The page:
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How Dublin startup Geowox is taking the grunt work out of property valuations

As part of our weekly Startup Spotlight series, we profile the prop-tech company.

Image: Geowox

AFTER YEARS WORKING in startups and tech companies in Italy, Stefano Francavilla came to Ireland in 2015 to switch things around professionally by joining a venture capital firm.

He worked at Dublin-based firm Growing Capital as a technology advisor. The firm, founded by Italian Gianni Matera, backs early-stage ventures and has invested in familiar names like Flipdish and Glofox.

“I wanted to join what was on the other side. That’s why I joined the VC firm. I spent two years there, it was good fun,” Francavilla says.

But after exploring the investors’ perspective, he returned to his software engineering roots by joining Intercom – until he started feeling the itch to build something of his own.

The result is Geowox where Francavilla is joined by co-founders Paul van Bommel, a former head of new business for EMEA at Twitter, and Marco Giardina, who has a data science background at telco Three and KBC bank.

Founded last year, Geowox is a step away from those companies, in the so-called prop-tech – or property technology – space that’s taking on the real estate industry.

The burgeoning sector has gathered steam, encompassing startups working on new technologies to make buying, selling or renting property more efficient, including big players like Spotahome or Dublin’s Moovingo.

Geowox itself picked up €500,000 earlier this year from investors for its tools that automate much of the property valuation process.

“At Geowox we have built what the industry calls an automated valuation model,” Francavilla says.

Geowox_150219_8 Marco Giardina, Stefano Francavilla and Paul van Bommel Source: Geowox

It is building algorithms that analyse data sets through machine learning to help banks and mortgage providers automate property valuations.

“We collect data, mainly public, that you can find for example on CSO or property price registers. We clean and we join all the data together, (working with) machine learning and then create a model that will value the properties.”

Reinvention

According to Francavilla, the business of property valuation has been stagnant for decades and has only in recent years been bitten by the tech bug.

Geowox runs through multiple steps to arrive at its valuation conclusions using data, including a comparison model with other properties.

“For example if we’re considering a target property, we value the price of the property on what has been sold recently,” he explains.

“We factor in some other information such as what are similar properties that can be compared with the target properties.”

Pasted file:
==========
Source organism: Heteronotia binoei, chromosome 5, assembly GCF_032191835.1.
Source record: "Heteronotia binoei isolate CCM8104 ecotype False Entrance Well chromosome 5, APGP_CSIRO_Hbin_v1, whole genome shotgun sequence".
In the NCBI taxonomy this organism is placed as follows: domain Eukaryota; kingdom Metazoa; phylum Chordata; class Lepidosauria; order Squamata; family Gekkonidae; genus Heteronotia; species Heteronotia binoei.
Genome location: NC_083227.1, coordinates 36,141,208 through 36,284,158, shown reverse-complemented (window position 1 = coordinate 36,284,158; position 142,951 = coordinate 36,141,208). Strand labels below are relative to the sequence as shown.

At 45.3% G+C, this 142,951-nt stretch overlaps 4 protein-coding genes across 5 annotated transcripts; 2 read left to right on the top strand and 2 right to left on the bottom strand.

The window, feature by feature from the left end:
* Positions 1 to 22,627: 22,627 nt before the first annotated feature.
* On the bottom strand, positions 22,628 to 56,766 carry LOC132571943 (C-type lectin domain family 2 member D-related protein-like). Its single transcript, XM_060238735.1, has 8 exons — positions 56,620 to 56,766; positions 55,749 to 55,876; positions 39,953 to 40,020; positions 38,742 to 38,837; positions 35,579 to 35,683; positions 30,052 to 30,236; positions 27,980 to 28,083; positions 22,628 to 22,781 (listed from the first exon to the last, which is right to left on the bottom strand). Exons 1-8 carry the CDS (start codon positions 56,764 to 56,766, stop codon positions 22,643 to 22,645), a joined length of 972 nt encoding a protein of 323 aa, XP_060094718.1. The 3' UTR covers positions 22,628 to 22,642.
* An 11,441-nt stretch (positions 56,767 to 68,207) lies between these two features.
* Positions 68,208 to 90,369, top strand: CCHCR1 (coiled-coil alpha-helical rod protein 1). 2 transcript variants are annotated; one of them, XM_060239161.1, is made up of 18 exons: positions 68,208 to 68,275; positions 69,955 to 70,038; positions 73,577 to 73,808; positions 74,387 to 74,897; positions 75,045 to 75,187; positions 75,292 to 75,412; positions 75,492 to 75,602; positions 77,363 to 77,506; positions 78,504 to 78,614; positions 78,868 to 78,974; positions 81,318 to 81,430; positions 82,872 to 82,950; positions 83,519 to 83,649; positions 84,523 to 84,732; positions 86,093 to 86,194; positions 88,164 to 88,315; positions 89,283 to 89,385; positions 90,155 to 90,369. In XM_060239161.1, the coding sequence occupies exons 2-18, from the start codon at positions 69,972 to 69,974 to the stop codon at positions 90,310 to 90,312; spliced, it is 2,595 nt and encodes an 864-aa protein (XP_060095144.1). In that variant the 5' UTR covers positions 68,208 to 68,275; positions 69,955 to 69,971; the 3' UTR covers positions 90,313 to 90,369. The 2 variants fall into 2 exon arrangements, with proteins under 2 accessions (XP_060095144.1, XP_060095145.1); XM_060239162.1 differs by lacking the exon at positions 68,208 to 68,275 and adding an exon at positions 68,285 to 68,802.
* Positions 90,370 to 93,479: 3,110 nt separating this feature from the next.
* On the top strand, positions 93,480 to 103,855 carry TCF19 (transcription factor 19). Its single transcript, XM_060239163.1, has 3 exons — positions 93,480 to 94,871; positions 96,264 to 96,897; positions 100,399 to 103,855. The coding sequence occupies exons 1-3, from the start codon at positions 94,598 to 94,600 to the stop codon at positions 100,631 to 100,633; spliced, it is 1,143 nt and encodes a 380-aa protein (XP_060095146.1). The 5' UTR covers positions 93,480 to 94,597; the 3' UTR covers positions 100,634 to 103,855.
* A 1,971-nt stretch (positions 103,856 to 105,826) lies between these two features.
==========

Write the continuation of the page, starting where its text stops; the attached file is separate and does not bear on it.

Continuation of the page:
Francavilla says that Geowox is not out to replace the manual valuers but rather make their job and the jobs of mortgage providers easier.

“Valuation and real estate are the most valuable asset class that there is in the world but it’s not being disrupted by technologies so far under the umbrella of prop-tech or property technology,” he says.

“What we want to do is just improve this process and make it more efficient. We actually do not want to replace manual valuation because it will always be needed. There is the need for sign-off from a valuer so we just want to make the work as fast as possible.”

Customers and growth

Geowox’s primary customers are banks, in order to help them value the mortgages they provide.

Francavilla says the tech can also be used for internal auditing and satisfying regulators.

“We are in negotiations with a few banks here in Ireland,” he says.

“Our goal is to close one or two deals with banks here in Ireland for the product and then move into another market, which for us is the UK.”

Francavilla believes the platform can eventually be expanded to serve other areas of the real estate industry that deal with valuations.

For now, he says, existing traditional and manual processes remain Geowox’s main rivals.

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Hometrack, owned by UK property firm Zoopla, is one example. It’s a long-established player in the industry, providing data insights to professionals in the sector.

Francavilla explains that Geowox will try to differentiate itself from the established players by seeking and analysing other forms of data that can inform the valuation process.

The startup recently raised €500,000 from investors includin Killian O’Higgins, the MD of real estate advisors WK Nowlan, and Francavilla’s alma mater Growing Capital.

The funds will charge its hiring spree of data engineers and scientists to assist in these efforts. It has a team of five currently.

Francavilla adds that he expects Geowox will raise a larger series A round in late 2020.

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Written by Jonathan Keane and posted on Fora.ie

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